From my various logs, as things happened (with an afterword):
October 29, 2012 3:45 PM
Almost worse than loss of power is being without water. I remember Hurricane Irene, just a year ago.
Unfinished tasks (repeats from Irene): scrub the upstairs tub, fill with water as the wind starts. Move stuff from the back patio to the garage – we don’t need it flying around. Prepare to keep the storm drain grate free of debris.
It is an eerie feeling. All the maps show the eye will go over our house (assuming the hurricane’s track stays as predicted). Hope DH’s school cancels early enough so he doesn’t drive 45 min tomorrow.
And wondering what I will be writing about if we lose power, in longhand.
October 29, 2012 7:34 PM
I write by candlelight – have to find the keyboard somehow. I haven’t used the built-in MacBook keyboard by touch in so long it feels odd. The flashlight is at hand for when I need a mini spotlight. The screen provides enough light to type.
We lost power around 4pm. It is an odd feeling, especially when you know you probably won’t get it back for days.
I have a charged MacBook – good for a couple of hours – but no internet – wonder when that will return.
Immediately went into Scout mode: conserve energy, batteries, refrigerator coldness, heat. Think ahead before opening the refrigerator door – every time you open the door, some of your cold air falls out. It’s a conundrum: if you don’t open the door, you don’t get to eat any of the food you’re trying to preserve; but if you open the door, it may not survive to be eaten.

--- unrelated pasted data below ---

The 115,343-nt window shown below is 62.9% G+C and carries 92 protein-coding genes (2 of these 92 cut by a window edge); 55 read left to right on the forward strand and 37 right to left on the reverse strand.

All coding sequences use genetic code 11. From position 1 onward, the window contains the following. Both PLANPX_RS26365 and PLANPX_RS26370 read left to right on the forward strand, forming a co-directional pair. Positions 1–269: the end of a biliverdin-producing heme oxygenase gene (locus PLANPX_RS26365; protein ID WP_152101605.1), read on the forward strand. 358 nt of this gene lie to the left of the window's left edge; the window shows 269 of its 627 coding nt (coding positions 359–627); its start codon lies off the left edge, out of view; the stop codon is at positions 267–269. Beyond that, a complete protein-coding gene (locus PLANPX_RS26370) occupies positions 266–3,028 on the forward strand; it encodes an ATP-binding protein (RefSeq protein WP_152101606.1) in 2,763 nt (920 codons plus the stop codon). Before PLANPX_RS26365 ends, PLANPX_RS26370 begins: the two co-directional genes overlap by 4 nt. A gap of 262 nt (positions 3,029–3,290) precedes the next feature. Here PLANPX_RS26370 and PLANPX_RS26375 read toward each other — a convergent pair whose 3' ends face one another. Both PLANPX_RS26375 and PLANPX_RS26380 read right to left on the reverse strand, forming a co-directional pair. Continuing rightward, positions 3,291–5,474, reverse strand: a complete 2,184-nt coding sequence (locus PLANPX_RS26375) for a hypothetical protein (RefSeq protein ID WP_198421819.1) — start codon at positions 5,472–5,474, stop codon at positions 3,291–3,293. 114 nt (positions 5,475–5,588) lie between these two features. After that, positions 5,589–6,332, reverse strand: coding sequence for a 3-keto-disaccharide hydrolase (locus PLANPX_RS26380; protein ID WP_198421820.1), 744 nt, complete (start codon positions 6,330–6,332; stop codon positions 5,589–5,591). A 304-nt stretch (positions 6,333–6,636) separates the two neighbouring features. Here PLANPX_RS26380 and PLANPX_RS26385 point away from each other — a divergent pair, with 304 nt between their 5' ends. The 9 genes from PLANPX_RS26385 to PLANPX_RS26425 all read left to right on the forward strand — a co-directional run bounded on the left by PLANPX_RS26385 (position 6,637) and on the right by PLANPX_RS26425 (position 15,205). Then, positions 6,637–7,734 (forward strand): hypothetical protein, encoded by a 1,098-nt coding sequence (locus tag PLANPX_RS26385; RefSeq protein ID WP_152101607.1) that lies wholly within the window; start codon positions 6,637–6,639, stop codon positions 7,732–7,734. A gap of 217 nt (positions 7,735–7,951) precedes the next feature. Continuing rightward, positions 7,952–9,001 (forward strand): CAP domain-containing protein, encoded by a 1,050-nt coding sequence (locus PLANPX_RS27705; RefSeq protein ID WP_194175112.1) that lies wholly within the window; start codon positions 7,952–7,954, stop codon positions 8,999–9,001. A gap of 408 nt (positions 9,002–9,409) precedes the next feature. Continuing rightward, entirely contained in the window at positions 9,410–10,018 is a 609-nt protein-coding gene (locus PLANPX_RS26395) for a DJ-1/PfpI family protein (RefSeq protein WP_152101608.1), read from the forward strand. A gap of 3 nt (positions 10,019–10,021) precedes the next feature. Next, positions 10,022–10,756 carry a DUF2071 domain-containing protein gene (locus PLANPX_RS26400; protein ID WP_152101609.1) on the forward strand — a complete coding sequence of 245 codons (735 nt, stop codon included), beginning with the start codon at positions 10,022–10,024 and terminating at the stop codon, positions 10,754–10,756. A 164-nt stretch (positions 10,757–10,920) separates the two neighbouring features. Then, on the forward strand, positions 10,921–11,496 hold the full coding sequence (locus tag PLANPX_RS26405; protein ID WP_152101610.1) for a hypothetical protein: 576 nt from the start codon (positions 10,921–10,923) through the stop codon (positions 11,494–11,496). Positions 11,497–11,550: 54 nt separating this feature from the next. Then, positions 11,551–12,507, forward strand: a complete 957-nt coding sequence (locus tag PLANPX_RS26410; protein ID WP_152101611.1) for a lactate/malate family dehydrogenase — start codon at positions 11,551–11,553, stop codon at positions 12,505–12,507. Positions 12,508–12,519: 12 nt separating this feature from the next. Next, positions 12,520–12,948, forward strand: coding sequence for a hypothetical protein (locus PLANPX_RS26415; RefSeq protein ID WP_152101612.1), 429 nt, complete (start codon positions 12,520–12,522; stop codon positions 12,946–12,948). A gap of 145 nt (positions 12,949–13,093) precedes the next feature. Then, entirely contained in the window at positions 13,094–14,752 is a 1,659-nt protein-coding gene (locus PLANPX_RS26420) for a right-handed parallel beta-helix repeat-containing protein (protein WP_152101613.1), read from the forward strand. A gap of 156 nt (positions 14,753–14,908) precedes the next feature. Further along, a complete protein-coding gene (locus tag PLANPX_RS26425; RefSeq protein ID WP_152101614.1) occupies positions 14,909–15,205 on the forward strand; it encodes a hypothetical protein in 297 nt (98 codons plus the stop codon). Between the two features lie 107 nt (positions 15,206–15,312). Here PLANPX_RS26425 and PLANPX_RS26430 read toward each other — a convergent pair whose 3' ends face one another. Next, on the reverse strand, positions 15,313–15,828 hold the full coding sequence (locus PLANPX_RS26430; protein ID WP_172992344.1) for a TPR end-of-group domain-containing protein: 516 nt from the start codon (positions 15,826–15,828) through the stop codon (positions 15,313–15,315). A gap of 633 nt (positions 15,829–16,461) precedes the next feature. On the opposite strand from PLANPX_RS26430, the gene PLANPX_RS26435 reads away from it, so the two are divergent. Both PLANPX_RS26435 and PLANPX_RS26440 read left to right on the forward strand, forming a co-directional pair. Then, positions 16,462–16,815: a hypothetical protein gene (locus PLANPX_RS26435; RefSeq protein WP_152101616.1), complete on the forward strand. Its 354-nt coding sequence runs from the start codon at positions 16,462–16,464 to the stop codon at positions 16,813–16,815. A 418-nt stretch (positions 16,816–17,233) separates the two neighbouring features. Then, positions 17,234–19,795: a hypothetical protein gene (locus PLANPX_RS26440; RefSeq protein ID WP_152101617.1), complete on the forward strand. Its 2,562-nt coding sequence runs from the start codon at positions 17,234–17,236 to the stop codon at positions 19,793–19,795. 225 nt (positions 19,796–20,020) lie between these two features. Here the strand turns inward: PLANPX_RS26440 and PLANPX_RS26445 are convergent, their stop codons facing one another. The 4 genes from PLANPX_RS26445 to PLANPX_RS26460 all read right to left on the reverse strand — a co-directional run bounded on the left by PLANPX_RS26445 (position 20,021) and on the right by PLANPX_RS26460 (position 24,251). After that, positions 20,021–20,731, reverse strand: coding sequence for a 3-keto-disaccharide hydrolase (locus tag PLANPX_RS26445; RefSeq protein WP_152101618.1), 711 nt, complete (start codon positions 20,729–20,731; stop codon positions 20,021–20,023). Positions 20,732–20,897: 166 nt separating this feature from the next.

As the kids say, First World problem. The storm will pass. Crews will work round the clock on fallen poles. We will have cleared roads, access to stores, and eventually the power will come back. Most places. Usually our little area is safe – we didn’t even lose power last year to Irene.
False sense of security: there’s no reason it couldn’t happen, it’s just statistically less likely to happen.
Powerful winds, driving rain. A neighbor’s tree already fell on the house, on our north side. Fortunately, the trees which used to be around the front, south side of the house had to be removed so they wouldn’t interfere with the sunlight hitting the solar panels – so that side is safe unless the gigantic oak across the street comes down. We didn’t even know the tree behind us was unsafe until the neighbor on that side called to tell us that with every gust, the tree’s roots were coming up out of the soil, and the only question was whether, when it came down, it would take out the fence or hit our house. It did both, falling almost perpendicular to the property line.